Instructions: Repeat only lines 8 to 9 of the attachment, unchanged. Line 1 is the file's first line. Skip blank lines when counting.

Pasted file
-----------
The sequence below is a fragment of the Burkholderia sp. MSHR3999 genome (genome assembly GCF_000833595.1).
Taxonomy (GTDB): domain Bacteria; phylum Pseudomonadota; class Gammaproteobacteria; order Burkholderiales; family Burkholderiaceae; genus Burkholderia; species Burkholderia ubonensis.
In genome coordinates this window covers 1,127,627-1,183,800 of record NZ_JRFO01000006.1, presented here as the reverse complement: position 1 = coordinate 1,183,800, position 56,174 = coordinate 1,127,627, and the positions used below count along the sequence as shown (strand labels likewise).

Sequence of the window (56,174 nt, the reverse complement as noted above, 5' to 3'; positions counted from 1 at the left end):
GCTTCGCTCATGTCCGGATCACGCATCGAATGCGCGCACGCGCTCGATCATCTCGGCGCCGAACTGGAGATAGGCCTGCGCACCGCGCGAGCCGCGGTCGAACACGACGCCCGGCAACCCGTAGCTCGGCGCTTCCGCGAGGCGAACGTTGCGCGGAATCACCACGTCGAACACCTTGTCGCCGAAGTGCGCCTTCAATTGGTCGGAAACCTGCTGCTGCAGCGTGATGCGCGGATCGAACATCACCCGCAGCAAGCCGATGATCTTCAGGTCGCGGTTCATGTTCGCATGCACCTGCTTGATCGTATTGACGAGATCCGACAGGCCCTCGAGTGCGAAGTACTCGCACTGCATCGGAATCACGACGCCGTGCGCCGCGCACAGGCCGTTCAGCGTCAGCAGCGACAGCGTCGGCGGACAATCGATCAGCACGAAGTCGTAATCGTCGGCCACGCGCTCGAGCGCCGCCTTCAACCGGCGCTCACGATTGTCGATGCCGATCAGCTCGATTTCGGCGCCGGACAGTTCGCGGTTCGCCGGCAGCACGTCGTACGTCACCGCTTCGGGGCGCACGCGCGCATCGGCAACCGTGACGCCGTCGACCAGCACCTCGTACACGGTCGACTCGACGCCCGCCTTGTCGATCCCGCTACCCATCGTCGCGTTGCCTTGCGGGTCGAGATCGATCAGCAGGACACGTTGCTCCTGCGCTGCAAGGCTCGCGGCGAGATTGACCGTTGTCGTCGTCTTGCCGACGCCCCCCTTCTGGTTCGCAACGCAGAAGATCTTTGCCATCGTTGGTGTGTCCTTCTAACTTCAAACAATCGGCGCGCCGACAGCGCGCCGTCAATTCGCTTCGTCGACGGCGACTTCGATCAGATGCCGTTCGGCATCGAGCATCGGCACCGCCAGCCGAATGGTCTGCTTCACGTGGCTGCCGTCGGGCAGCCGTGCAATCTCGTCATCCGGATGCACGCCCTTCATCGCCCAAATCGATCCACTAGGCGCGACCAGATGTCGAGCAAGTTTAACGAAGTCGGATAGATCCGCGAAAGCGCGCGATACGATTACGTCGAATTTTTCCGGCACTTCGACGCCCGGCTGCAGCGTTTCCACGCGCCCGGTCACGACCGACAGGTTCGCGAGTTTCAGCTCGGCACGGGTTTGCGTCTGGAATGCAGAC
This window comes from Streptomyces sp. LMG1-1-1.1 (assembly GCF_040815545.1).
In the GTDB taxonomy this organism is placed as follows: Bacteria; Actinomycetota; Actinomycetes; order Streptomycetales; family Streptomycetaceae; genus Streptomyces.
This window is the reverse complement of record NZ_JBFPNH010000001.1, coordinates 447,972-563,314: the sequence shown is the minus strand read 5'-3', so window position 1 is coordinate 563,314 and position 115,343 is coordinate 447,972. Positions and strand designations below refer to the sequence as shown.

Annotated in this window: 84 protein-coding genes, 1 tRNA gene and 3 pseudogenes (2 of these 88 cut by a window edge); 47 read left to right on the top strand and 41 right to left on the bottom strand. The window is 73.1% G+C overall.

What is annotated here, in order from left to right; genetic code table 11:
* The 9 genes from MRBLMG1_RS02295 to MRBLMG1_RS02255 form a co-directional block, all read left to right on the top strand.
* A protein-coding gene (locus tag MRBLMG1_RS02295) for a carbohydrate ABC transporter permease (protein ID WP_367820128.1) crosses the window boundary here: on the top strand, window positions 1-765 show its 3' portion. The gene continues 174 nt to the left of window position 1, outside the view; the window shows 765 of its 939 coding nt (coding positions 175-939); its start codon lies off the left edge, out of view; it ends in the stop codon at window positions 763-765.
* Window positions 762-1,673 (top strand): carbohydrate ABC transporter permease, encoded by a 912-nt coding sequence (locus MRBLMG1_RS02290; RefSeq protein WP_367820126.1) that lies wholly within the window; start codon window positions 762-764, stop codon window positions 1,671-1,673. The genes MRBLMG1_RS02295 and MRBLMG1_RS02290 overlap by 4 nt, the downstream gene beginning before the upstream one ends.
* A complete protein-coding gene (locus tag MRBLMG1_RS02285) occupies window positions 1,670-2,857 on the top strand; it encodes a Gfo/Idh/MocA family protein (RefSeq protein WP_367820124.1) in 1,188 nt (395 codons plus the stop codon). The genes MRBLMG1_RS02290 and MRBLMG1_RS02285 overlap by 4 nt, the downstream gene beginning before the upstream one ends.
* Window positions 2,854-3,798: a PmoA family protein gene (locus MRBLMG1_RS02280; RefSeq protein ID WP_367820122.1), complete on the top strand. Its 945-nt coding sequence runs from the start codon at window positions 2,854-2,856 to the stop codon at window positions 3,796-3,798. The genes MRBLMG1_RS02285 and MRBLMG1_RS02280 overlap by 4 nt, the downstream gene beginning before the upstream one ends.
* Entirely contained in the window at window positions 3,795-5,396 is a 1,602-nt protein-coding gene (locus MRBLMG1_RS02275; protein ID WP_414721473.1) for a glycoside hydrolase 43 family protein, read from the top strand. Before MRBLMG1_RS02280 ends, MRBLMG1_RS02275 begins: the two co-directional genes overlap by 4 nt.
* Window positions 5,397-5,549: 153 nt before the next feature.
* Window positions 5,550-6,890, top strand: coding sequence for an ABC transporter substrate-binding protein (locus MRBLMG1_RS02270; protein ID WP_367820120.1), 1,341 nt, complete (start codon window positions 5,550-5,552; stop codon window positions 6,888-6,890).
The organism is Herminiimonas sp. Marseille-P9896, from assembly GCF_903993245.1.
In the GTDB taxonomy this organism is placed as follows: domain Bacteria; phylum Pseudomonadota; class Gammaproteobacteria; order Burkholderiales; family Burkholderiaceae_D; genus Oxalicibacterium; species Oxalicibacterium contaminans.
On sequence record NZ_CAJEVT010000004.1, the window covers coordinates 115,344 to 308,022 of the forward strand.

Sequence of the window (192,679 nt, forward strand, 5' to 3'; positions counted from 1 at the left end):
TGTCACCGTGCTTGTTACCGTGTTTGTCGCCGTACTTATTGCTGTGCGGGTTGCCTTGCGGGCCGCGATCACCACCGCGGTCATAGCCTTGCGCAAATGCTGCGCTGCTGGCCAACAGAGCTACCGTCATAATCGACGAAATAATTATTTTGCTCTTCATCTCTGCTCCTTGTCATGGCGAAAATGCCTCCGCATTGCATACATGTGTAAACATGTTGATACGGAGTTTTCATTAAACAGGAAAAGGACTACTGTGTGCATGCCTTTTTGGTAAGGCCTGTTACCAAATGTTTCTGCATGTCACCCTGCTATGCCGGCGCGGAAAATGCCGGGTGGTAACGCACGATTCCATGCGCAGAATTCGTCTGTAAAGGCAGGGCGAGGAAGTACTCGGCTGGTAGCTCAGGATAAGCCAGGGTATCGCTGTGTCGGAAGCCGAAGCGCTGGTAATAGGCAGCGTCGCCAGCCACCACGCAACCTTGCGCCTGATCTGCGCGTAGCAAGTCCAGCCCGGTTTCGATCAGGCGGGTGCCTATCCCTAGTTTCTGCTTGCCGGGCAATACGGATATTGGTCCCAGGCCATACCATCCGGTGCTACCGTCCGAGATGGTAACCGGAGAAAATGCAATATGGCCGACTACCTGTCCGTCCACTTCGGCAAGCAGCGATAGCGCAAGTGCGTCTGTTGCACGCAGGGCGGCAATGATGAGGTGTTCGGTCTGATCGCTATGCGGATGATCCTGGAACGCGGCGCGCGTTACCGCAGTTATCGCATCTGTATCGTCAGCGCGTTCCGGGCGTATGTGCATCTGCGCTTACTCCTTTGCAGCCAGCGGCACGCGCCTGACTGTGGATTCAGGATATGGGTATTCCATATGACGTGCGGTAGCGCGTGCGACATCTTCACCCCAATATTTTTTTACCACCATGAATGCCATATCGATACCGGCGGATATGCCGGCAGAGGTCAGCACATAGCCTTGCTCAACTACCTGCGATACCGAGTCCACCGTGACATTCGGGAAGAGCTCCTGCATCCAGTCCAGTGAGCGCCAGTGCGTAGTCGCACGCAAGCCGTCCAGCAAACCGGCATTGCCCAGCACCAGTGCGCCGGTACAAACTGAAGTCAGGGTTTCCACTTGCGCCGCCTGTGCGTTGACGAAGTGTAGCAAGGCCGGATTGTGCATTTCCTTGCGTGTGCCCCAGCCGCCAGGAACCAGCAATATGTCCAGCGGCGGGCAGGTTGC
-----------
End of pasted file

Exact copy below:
This window is the reverse complement of record NZ_JBFPNH010000001.1, coordinates 447,972-563,314: the sequence shown is the minus strand read 5'-3', so window position 1 is coordinate 563,314 and position 115,343 is coordinate 447,972. Positions and strand designations below refer to the sequence as shown.

Annotated in this window: 84 protein-coding genes, 1 tRNA gene and 3 pseudogenes (2 of these 88 cut by a window edge); 47 read left to right on the top strand and 41 right to left on the bottom strand. The window is 73.1% G+C overall.